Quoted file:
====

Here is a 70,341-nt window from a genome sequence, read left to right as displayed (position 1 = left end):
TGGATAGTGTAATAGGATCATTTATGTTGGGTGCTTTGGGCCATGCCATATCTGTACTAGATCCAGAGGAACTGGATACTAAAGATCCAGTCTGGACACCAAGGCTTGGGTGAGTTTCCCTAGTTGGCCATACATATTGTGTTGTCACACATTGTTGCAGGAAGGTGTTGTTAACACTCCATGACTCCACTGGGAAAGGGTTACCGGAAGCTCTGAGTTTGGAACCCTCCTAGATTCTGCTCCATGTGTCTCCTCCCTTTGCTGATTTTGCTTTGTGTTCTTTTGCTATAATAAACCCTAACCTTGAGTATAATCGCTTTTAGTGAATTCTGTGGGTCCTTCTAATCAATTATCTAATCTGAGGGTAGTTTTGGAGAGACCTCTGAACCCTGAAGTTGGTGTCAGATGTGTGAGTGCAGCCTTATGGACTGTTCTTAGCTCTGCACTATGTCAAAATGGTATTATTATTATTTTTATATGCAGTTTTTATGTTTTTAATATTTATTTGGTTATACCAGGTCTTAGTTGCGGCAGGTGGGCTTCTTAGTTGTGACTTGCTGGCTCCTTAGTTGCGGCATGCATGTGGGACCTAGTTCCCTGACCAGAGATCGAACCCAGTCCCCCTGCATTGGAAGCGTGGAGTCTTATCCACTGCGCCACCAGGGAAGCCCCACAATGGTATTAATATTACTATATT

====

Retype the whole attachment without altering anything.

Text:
Here is a 70,341-nt window from a genome sequence, read left to right as displayed (position 1 = left end):
TGGATAGTGTAATAGGATCATTTATGTTGGGTGCTTTGGGCCATGCCATATCTGTACTAGATCCAGAGGAACTGGATACTAAAGATCCAGTCTGGACACCAAGGCTTGGGTGAGTTTCCCTAGTTGGCCATACATATTGTGTTGTCACACATTGTTGCAGGAAGGTGTTGTTAACACTCCATGACTCCACTGGGAAAGGGTTACCGGAAGCTCTGAGTTTGGAACCCTCCTAGATTCTGCTCCATGTGTCTCCTCCCTTTGCTGATTTTGCTTTGTGTTCTTTTGCTATAATAAACCCTAACCTTGAGTATAATCGCTTTTAGTGAATTCTGTGGGTCCTTCTAATCAATTATCTAATCTGAGGGTAGTTTTGGAGAGACCTCTGAACCCTGAAGTTGGTGTCAGATGTGTGAGTGCAGCCTTATGGACTGTTCTTAGCTCTGCACTATGTCAAAATGGTATTATTATTATTTTTATATGCAGTTTTTATGTTTTTAATATTTATTTGGTTATACCAGGTCTTAGTTGCGGCAGGTGGGCTTCTTAGTTGTGACTTGCTGGCTCCTTAGTTGCGGCATGCATGTGGGACCTAGTTCCCTGACCAGAGATCGAACCCAGTCCCCCTGCATTGGAAGCGTGGAGTCTTATCCACTGCGCCACCAGGGAAGCCCCACAATGGTATTAATATTACTATATT